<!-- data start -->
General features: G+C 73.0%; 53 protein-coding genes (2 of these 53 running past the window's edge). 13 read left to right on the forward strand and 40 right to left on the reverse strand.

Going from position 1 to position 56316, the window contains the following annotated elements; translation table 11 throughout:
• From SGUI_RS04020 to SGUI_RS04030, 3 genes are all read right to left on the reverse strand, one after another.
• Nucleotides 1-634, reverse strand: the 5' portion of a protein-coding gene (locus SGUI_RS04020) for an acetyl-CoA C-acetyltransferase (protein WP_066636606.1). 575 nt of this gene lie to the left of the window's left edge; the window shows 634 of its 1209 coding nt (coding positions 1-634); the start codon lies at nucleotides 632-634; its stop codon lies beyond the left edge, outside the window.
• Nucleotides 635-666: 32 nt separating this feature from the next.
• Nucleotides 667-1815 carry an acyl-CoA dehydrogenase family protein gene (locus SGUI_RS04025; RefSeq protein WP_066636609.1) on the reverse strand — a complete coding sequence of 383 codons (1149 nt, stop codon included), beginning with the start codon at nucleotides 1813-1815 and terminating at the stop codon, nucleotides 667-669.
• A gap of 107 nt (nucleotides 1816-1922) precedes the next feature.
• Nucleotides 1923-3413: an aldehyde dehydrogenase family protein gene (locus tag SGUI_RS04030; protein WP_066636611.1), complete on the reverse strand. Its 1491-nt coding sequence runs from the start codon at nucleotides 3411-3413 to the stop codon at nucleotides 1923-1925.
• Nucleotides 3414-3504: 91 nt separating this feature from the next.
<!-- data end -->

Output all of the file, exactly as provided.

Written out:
General features: G+C 73.0%; 53 protein-coding genes (2 of these 53 running past the window's edge). 13 read left to right on the forward strand and 40 right to left on the reverse strand.

Going from position 1 to position 56316, the window contains the following annotated elements; translation table 11 throughout:
• From SGUI_RS04020 to SGUI_RS04030, 3 genes are all read right to left on the reverse strand, one after another.
• Nucleotides 1-634, reverse strand: the 5' portion of a protein-coding gene (locus SGUI_RS04020) for an acetyl-CoA C-acetyltransferase (protein WP_066636606.1). 575 nt of this gene lie to the left of the window's left edge; the window shows 634 of its 1209 coding nt (coding positions 1-634); the start codon lies at nucleotides 632-634; its stop codon lies beyond the left edge, outside the window.
• Nucleotides 635-666: 32 nt separating this feature from the next.
• Nucleotides 667-1815 carry an acyl-CoA dehydrogenase family protein gene (locus SGUI_RS04025; RefSeq protein WP_066636609.1) on the reverse strand — a complete coding sequence of 383 codons (1149 nt, stop codon included), beginning with the start codon at nucleotides 1813-1815 and terminating at the stop codon, nucleotides 667-669.
• A gap of 107 nt (nucleotides 1816-1922) precedes the next feature.
• Nucleotides 1923-3413: an aldehyde dehydrogenase family protein gene (locus tag SGUI_RS04030; protein WP_066636611.1), complete on the reverse strand. Its 1491-nt coding sequence runs from the start codon at nucleotides 3411-3413 to the stop codon at nucleotides 1923-1925.
• Nucleotides 3414-3504: 91 nt separating this feature from the next.